Thursday, October 10, 12:00 to 1:00 pm
“I’d like to seize a piece of the world as I see it and perceive it. This is an important impulse.” Thomas Olbricht
Thomas Olbricht is one of the most multifaceted private collectors of fine art. The Olbricht collection comprises works from the Renaissance to today. Thanks to his personal selections for more than 30 years, it has also become one of the most important collections in the realm of contemporary art. With the exhibition program at me Collectors Room Berlin since May 2010 he has been playing an active role in the city’s cultural life. The Olbricht Foundation behind it also strives to generate public interest for art, especially among children and youth.
In his lecture and the accompanying conversation, Thomas Olbricht will provide insights into this exceptional private engagement for art and his motivations. What does Thomas Olbricht anticipate from art’s potential to shape social developments?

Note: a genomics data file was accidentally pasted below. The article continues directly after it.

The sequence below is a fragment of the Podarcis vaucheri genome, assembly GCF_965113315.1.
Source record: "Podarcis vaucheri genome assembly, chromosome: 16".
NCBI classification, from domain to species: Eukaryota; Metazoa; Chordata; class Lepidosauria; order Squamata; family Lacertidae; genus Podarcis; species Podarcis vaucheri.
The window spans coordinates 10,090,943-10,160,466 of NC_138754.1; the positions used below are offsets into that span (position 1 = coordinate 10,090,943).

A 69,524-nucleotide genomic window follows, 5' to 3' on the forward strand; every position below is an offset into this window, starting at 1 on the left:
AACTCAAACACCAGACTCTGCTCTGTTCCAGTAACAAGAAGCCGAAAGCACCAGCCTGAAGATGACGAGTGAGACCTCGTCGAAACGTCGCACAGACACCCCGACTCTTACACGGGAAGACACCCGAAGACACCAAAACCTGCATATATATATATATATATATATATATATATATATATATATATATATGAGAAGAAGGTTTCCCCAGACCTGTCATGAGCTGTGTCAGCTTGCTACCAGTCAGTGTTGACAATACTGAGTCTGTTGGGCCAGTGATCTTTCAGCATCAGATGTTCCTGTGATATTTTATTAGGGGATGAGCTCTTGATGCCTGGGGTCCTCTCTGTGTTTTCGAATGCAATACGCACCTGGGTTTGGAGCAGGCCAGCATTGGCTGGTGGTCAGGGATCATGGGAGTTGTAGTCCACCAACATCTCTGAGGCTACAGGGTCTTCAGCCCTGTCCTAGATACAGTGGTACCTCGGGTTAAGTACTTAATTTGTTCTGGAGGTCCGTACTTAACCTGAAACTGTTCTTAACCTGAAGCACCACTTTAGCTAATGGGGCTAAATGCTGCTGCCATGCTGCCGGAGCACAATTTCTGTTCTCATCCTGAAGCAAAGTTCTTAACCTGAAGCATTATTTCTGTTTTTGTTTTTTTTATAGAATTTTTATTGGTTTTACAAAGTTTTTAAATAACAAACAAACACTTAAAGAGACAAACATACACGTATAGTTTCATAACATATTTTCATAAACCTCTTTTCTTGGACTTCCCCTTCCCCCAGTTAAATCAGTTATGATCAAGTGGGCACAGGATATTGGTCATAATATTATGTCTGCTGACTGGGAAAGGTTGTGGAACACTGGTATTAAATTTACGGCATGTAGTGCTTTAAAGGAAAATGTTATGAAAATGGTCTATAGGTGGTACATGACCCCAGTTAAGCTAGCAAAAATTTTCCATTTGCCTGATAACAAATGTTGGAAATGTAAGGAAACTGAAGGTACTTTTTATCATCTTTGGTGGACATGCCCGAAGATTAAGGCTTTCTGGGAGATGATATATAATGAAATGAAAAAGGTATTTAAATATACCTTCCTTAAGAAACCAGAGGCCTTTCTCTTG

Conversation with Gabriele Schürmann and Prof. Wilhelm Schürmann
Thursday, October 10, 1:00 to 2:00 pm
“There are no rules, but art that catches me is rough, intractable, and succinct. Or the exact opposite. I never searched for art; art always came along. The collection has developed with the life we’ve lived. A strange cocoon. Since I do not want anything, I can’t miss something. By disapproval, emotions back. (MK).“ Wilhelm Schürmann
The Schürmann Collection, built up by Wilhelm Schürmann under the watchful eyes of his wife Gabriele since the beginning of the 1980s, is a constantly changing cosmos of works, ideas, and alternating interpretative contexts. Here, collecting art is obviously also a way to sensually capture and understand reality. The collector becomes a curator and someone who inherently reveals possible meanings of the works.
Gabriele and Wilhelm Schürmann will tell of their personal path to collecting contemporary art and critically reflect upon a collection’s prerogative of interpretation.